A Month of Two Key National Milestones 

Postscript by Waziri Adio

Since that hopeful Saturday in 1999, the month of May has held a special significance for Nigeria. But this year is a bit special. By May 29th, two key milestones will coincide: 25 years of unbroken civil rule and one year of the President Bola Tinubu administration. Some Nigerians will have the urge to roll out the drums; others will strongly object; and yet some others will remain indifferent to both landmarks. The dual-anniversary is worth marking separately and collectively. More appropriately, however, this May 29 should serve as a day of reflection on what could have been for both our democracy and the current administration. On both fronts, more work is needed.  

A quarter of a century of civil rule is, unquestionably, no mean achievement for the country. Combined, our first three attempts at democracy didn’t last up to ten years: the First Republic fell apart after five years, three and a half months; the Second Republic unravelled after four years and three months; and the Third Republic came out of the delivery room as a stillbirth. Until the current dispensation, it could be argued—and it was indeed widely argued—that democracy was jinxed in Nigeria. Not anymore.

Elected officials have now ruled the country for 34 of our 63 years of independence or for 54% of the time. This is a sharp contrast to the pre-1999 period when military rule was the overwhelmingly dominant form of government in Nigeria. Today, more than half of Nigerians, according to official estimates, were born after the 1999 transition. This means that a majority of Nigerians, including a sizeable number of those currently qualified to vote, have never experienced military rule. This is quite significant.    

Many jinxes have been broken on the way to the silver jubilee of our current democracy. The records that have been shattered include: seven successive elections, against the previous record of two apiece in the first and second republics; peaceful transfers of power from one elected administration to the other thrice, against the previous record of zero; two elections in which incumbent presidents were term-barred after serving out the constitutionally allowed limits of eight years, against the earlier record of zero; and the defeat of an incumbent party and president, hitherto thought totally impossible in Nigeria.

Based on these and other parameters, as well as the longevity of the current republic, it can be argued that democracy has finally taken root in Nigeria. It has not all been smooth-sailing though. We have had nasty elections and testy moments and elected leaders with autocratic impulses. But through it all, democracy has managed to emerged as the ‘only game in town,’ that phase that scholars and students of democracy and democratisation call ‘democratic consolidation.’ On that score, there is reason to cheer, even if cautiously.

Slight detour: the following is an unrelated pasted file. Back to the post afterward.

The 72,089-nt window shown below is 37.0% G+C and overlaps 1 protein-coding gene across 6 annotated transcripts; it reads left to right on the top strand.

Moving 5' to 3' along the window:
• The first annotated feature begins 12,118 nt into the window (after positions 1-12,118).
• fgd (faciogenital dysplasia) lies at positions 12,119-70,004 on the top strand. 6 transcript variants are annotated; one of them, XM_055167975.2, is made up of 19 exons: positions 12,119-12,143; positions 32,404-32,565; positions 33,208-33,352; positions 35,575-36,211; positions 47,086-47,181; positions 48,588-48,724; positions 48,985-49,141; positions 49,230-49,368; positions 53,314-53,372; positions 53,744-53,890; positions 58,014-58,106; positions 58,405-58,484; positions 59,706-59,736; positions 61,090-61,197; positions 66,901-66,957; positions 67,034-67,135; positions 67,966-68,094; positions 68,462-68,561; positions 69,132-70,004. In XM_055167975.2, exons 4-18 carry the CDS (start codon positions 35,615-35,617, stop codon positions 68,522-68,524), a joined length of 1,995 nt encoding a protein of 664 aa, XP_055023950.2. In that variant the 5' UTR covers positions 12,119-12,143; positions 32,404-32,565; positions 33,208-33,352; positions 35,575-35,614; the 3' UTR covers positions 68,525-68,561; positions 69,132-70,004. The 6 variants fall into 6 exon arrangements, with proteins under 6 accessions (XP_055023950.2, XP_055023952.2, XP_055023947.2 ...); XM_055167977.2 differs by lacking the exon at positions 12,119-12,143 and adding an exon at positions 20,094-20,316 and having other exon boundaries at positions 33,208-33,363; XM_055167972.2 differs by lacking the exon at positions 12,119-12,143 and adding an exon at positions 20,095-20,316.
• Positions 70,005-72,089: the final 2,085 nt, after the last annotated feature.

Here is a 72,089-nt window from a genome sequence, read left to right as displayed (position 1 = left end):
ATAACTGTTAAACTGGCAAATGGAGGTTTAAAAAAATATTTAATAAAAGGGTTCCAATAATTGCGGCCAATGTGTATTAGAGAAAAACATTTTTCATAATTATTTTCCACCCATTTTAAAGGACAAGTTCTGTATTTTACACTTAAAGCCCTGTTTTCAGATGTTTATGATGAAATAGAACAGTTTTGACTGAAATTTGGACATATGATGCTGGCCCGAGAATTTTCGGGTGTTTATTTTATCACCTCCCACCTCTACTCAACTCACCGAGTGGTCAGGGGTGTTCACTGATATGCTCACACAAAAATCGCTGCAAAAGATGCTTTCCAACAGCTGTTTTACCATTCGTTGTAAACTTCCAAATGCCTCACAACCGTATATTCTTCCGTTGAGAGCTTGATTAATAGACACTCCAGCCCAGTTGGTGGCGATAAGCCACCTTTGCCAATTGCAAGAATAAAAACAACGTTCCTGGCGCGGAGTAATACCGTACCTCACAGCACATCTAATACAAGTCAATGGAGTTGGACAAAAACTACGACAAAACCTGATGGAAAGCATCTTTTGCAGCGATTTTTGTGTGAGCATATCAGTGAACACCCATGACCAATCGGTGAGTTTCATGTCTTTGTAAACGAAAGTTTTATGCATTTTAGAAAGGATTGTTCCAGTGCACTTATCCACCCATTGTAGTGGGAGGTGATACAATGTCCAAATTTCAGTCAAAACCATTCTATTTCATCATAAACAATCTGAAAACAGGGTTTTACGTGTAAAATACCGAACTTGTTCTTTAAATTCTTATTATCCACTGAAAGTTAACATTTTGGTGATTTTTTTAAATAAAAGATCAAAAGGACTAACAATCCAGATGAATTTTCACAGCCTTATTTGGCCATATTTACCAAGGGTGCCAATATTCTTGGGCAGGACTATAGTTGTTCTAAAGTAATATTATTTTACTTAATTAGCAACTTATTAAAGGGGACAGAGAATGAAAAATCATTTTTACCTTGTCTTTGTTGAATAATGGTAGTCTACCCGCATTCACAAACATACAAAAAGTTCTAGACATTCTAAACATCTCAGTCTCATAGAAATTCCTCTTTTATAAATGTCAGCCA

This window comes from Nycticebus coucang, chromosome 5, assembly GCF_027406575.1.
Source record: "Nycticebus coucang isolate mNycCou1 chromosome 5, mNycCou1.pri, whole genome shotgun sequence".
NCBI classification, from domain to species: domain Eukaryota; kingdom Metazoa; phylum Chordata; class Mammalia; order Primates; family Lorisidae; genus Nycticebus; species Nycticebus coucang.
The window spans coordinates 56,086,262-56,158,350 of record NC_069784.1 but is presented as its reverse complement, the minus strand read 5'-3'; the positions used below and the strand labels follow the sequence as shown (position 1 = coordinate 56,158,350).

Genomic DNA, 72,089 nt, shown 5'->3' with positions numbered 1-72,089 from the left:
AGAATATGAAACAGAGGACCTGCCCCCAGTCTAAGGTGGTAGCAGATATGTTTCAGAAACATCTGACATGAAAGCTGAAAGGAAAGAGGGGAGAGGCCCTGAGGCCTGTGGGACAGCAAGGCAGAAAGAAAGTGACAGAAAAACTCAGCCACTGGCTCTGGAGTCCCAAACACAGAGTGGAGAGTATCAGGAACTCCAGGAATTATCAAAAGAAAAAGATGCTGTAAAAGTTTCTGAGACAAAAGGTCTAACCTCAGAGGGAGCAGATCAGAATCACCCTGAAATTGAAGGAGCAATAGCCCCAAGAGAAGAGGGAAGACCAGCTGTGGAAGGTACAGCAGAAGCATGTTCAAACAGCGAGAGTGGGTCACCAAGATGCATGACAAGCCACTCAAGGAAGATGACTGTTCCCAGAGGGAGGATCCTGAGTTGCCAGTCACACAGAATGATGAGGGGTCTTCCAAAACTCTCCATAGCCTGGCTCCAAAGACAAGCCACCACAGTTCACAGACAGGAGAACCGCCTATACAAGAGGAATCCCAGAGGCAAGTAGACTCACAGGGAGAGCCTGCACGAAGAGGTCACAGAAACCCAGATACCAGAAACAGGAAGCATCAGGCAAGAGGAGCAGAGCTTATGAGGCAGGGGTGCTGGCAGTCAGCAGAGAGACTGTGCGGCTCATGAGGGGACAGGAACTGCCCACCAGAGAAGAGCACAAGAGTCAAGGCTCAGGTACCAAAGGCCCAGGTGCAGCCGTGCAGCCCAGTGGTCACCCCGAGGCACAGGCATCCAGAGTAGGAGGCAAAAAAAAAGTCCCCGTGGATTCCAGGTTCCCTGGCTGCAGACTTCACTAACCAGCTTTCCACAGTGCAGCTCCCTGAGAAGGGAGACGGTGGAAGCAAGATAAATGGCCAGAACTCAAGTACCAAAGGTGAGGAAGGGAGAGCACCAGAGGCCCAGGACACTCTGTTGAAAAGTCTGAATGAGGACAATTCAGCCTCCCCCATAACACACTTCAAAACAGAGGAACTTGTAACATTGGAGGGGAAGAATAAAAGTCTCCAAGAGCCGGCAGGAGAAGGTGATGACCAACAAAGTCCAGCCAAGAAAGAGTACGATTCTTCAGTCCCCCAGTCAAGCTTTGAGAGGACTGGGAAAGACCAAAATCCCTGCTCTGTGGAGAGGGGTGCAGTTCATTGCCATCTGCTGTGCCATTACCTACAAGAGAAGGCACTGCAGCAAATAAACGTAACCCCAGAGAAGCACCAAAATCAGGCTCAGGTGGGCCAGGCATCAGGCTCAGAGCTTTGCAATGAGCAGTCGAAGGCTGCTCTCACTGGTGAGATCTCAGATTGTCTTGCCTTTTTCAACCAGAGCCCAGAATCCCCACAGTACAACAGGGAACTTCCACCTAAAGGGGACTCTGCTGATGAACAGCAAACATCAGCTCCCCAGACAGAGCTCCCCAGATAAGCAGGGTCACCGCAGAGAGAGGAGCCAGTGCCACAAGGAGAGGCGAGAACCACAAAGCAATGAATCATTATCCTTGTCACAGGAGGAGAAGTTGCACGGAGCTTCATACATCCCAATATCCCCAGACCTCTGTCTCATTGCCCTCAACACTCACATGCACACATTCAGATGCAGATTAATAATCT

But longevity is not necessarily the same as maturity or growth. Likewise, endurance is not necessarily an insurance against backsliding or reversal. While we should celebrate how far we have come in our democratic journey, we should see this jubilee as an opportunity to examine the quality of our democracy and as a reminder of the need to get democracy to live up to its promise. This approach should take us back to philosophical and practical debates about the value of democracy and the link between democracy and development.

As Amartya Sen and others have argued, democracy has both intrinsic and instrumental worth. The freedom to choose and change who governs you and to benefit from other suites of freedoms/rights that should be taken as a given under civil rule represent the intrinsic worth of democracy. Those rights and freedoms extend the God-given rights of individuals and enhance their agency to function as complete human beings and full citizens. As someone who grew up and worked as a journalist for some years under military rule, I do not need to be persuaded that democracy has an intrinsic value or that this dimension is indeed valuable beyond the symbolic.

But when many Nigerians clamour and put their lives at risk for democracy, they expect to enjoy more than just a bundle of rights and freedoms (which even a benevolent dictator may permit). They expect democracy to translate to visible and sustained improvements in their lives. They expect democracy to be beyond an end by itself, but also a means to a higher end. This is the instrumental value of democracy, which in everyday parlance is called dividends of democracy.

There is an old argument that there is no automatic link between democracy and development and shared prosperity, which is the higher and ultimate end-goal. This is still a valid argument. However, it is equally a valid point that democracy has an edge over autocracy because of the option of choice embedded in regular, free and fair elections. It is this implicit threat that a non-performing government can be peacefully thrown out of office that should serve as an incentive for good governance.